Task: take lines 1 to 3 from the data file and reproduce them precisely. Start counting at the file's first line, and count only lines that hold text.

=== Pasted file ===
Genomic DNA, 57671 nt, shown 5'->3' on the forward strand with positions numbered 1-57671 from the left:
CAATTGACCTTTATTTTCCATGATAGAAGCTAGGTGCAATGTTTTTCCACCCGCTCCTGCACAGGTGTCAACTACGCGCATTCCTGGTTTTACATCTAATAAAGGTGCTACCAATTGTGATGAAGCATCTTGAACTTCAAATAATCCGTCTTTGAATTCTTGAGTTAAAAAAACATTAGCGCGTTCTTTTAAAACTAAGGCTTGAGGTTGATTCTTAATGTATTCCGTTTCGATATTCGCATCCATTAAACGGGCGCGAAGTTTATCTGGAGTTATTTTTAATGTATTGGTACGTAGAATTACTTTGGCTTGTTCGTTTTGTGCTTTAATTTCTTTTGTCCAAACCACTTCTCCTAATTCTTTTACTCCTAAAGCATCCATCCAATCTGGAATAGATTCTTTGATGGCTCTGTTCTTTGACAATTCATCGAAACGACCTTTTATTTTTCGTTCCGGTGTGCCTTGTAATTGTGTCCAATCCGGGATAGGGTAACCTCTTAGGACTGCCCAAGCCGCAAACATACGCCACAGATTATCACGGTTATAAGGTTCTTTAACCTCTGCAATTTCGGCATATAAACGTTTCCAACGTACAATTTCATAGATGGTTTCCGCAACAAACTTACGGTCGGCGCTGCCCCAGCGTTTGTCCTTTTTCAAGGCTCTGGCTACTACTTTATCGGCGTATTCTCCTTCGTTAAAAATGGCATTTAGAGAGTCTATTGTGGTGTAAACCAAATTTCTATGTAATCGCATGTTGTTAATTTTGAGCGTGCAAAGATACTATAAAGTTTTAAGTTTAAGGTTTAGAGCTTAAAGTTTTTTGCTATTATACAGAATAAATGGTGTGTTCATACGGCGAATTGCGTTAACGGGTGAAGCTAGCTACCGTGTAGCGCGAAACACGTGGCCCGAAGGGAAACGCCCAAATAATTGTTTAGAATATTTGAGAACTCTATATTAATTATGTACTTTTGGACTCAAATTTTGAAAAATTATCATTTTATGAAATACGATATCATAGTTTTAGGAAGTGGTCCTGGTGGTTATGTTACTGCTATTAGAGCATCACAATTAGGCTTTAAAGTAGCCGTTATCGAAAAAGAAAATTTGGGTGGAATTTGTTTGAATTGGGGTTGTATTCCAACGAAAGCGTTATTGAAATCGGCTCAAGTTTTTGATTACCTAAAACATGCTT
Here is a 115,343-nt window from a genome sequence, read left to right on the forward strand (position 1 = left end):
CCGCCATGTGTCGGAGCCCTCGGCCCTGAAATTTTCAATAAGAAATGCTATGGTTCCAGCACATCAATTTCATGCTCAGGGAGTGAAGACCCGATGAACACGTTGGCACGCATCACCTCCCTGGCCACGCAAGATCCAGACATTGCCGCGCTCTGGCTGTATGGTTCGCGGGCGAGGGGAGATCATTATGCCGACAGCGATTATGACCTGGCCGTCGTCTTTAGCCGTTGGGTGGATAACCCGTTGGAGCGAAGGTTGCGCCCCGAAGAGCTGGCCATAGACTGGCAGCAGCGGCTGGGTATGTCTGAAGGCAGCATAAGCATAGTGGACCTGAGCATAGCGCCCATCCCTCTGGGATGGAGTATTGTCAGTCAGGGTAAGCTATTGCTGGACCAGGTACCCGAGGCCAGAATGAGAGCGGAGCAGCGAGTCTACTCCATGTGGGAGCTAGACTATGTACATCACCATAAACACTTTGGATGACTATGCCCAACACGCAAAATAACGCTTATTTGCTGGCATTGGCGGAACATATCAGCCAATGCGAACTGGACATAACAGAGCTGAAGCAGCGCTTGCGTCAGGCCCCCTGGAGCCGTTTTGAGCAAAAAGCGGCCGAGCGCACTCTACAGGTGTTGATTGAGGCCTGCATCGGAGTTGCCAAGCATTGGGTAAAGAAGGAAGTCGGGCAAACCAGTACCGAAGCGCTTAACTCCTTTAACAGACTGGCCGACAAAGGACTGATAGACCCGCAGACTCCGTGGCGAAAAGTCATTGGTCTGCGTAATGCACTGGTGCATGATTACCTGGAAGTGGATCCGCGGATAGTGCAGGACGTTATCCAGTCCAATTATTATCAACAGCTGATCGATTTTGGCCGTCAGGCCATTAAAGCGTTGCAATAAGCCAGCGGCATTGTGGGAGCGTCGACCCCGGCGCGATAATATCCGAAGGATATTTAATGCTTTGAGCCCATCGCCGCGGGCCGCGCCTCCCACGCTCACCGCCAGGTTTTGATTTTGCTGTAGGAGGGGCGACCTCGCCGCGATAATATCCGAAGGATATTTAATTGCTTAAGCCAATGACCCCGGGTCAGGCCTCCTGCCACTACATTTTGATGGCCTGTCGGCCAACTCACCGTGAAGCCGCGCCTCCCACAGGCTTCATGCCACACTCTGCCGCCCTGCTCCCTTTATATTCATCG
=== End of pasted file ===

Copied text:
Genomic DNA, 57671 nt, shown 5'->3' on the forward strand with positions numbered 1-57671 from the left:
CAATTGACCTTTATTTTCCATGATAGAAGCTAGGTGCAATGTTTTTCCACCCGCTCCTGCACAGGTGTCAACTACGCGCATTCCTGGTTTTACATCTAATAAAGGTGCTACCAATTGTGATGAAGCATCTTGAACTTCAAATAATCCGTCTTTGAATTCTTGAGTTAAAAAAACATTAGCGCGTTCTTTTAAAACTAAGGCTTGAGGTTGATTCTTAATGTATTCCGTTTCGATATTCGCATCCATTAAACGGGCGCGAAGTTTATCTGGAGTTATTTTTAATGTATTGGTACGTAGAATTACTTTGGCTTGTTCGTTTTGTGCTTTAATTTCTTTTGTCCAAACCACTTCTCCTAATTCTTTTACTCCTAAAGCATCCATCCAATCTGGAATAGATTCTTTGATGGCTCTGTTCTTTGACAATTCATCGAAACGACCTTTTATTTTTCGTTCCGGTGTGCCTTGTAATTGTGTCCAATCCGGGATAGGGTAACCTCTTAGGACTGCCCAAGCCGCAAACATACGCCACAGATTATCACGGTTATAAGGTTCTTTAACCTCTGCAATTTCGGCATATAAACGTTTCCAACGTACAATTTCATAGATGGTTTCCGCAACAAACTTACGGTCGGCGCTGCCCCAGCGTTTGTCCTTTTTCAAGGCTCTGGCTACTACTTTATCGGCGTATTCTCCTTCGTTAAAAATGGCATTTAGAGAGTCTATTGTGGTGTAAACCAAATTTCTATGTAATCGCATGTTGTTAATTTTGAGCGTGCAAAGATACTATAAAGTTTTAAGTTTAAGGTTTAGAGCTTAAAGTTTTTTGCTATTATACAGAATAAATGGTGTGTTCATACGGCGAATTGCGTTAACGGGTGAAGCTAGCTACCGTGTAGCGCGAAACACGTGGCCCGAAGGGAAACGCCCAAATAATTGTTTAGAATATTTGAGAACTCTATATTAATTATGTACTTTTGGACTCAAATTTTGAAAAATTATCATTTTATGAAATACGATATCATAGTTTTAGGAAGTGGTCCTGGTGGTTATGTTACTGCTATTAGAGCATCACAATTAGGCTTTAAAGTAGCCGTTATCGAAAAAGAAAATTTGGGTGGAATTTGTTTGAATTGGGGTTGTATTCCAACGAAAGCGTTATTGAAATCGGCTCAAGTTTTTGATTACCTAAAACATGCTT
Here is a 115,343-nt window from a genome sequence, read left to right on the forward strand (position 1 = left end):